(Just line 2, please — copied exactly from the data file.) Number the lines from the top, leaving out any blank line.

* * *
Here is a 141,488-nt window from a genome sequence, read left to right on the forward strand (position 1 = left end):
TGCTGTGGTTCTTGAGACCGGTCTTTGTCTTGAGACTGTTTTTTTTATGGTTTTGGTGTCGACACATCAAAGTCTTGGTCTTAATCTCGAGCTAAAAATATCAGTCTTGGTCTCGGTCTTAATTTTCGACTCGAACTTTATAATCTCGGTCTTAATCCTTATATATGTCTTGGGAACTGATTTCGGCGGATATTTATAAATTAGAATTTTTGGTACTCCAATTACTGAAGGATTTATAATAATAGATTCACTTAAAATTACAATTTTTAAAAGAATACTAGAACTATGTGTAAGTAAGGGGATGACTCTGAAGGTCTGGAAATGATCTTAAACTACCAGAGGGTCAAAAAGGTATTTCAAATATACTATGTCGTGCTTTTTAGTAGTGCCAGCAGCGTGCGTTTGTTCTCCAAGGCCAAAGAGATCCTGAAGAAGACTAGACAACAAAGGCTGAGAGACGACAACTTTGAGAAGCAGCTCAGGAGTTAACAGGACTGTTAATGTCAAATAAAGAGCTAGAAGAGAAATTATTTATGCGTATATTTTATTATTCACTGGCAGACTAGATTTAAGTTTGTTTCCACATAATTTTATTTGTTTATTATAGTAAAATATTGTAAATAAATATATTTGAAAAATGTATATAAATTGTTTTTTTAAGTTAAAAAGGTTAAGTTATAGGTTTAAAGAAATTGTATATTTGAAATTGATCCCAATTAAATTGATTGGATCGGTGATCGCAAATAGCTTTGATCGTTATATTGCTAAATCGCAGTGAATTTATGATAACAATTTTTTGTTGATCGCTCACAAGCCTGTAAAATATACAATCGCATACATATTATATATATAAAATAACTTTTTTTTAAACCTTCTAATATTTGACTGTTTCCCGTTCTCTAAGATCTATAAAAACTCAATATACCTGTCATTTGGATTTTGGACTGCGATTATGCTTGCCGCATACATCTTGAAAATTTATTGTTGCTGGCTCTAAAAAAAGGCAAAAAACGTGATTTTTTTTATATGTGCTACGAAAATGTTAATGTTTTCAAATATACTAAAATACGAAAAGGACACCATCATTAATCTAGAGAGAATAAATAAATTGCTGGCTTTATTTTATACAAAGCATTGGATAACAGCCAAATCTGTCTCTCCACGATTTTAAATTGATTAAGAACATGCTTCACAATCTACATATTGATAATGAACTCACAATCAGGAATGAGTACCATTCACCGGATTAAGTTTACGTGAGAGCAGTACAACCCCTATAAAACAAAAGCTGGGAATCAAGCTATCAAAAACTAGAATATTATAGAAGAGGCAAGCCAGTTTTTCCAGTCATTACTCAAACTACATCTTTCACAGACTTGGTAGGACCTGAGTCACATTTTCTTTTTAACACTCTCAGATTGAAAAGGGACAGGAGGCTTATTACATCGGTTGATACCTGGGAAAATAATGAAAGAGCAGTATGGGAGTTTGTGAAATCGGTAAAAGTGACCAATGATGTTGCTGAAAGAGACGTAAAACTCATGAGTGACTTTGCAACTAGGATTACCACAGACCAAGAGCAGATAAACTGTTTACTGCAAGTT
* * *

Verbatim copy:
TGCTGTGGTTCTTGAGACCGGTCTTTGTCTTGAGACTGTTTTTTTTATGGTTTTGGTGTCGACACATCAAAGTCTTGGTCTTAATCTCGAGCTAAAAATATCAGTCTTGGTCTCGGTCTTAATTTTCGACTCGAACTTTATAATCTCGGTCTTAATCCTTATATATGTCTTGGGAACTGATTTCGGCGGATATTTATAAATTAGAATTTTTGGTACTCCAATTACTGAAGGATTTATAATAATAGATTCACTTAAAATTACAATTTTTAAAAGAATACTAGAACTATGTGTAAGTAAGGGGATGACTCTGAAGGTCTGGAAATGATCTTAAACTACCAGAGGGTCAAAAAGGTATTTCAAATATACTATGTCGTGCTTTTTAGTAGTGCCAGCAGCGTGCGTTTGTTCTCCAAGGCCAAAGAGATCCTGAAGAAGACTAGACAACAAAGGCTGAGAGACGACAACTTTGAGAAGCAGCTCAGGAGTTAACAGGACTGTTAATGTCAAATAAAGAGCTAGAAGAGAAATTATTTATGCGTATATTTTATTATTCACTGGCAGACTAGATTTAAGTTTGTTTCCACATAATTTTATTTGTTTATTATAGTAAAATATTGTAAATAAATATATTTGAAAAATGTATATAAATTGTTTTTTTAAGTTAAAAAGGTTAAGTTATAGGTTTAAAGAAATTGTATATTTGAAATTGATCCCAATTAAATTGATTGGATCGGTGATCGCAAATAGCTTTGATCGTTATATTGCTAAATCGCAGTGAATTTATGATAACAATTTTTTGTTGATCGCTCACAAGCCTGTAAAATATACAATCGCATACATATTATATATATAAAATAACTTTTTTTTAAACCTTCTAATATTTGACTGTTTCCCGTTCTCTAAGATCTATAAAAACTCAATATACCTGTCATTTGGATTTTGGACTGCGATTATGCTTGCCGCATACATCTTGAAAATTTATTGTTGCTGGCTCTAAAAAAAGGCAAAAAACGTGATTTTTTTTATATGTGCTACGAAAATGTTAATGTTTTCAAATATACTAAAATACGAAAAGGACACCATCATTAATCTAGAGAGAATAAATAAATTGCTGGCTTTATTTTATACAAAGCATTGGATAACAGCCAAATCTGTCTCTCCACGATTTTAAATTGATTAAGAACATGCTTCACAATCTACATATTGATAATGAACTCACAATCAGGAATGAGTACCATTCACCGGATTAAGTTTACGTGAGAGCAGTACAACCCCTATAAAACAAAAGCTGGGAATCAAGCTATCAAAAACTAGAATATTATAGAAGAGGCAAGCCAGTTTTTCCAGTCATTACTCAAACTACATCTTTCACAGACTTGGTAGGACCTGAGTCACATTTTCTTTTTAACACTCTCAGATTGAAAAGGGACAGGAGGCTTATTACATCGGTTGATACCTGGGAAAATAATGAAAGAGCAGTATGGGAGTTTGTGAAATCGGTAAAAGTGACCAATGATGTTGCTGAAAGAGACGTAAAACTCATGAGTGACTTTGCAACTAGGATTACCACAGACCAAGAGCAGATAAACTGTTTACTGCAAGTT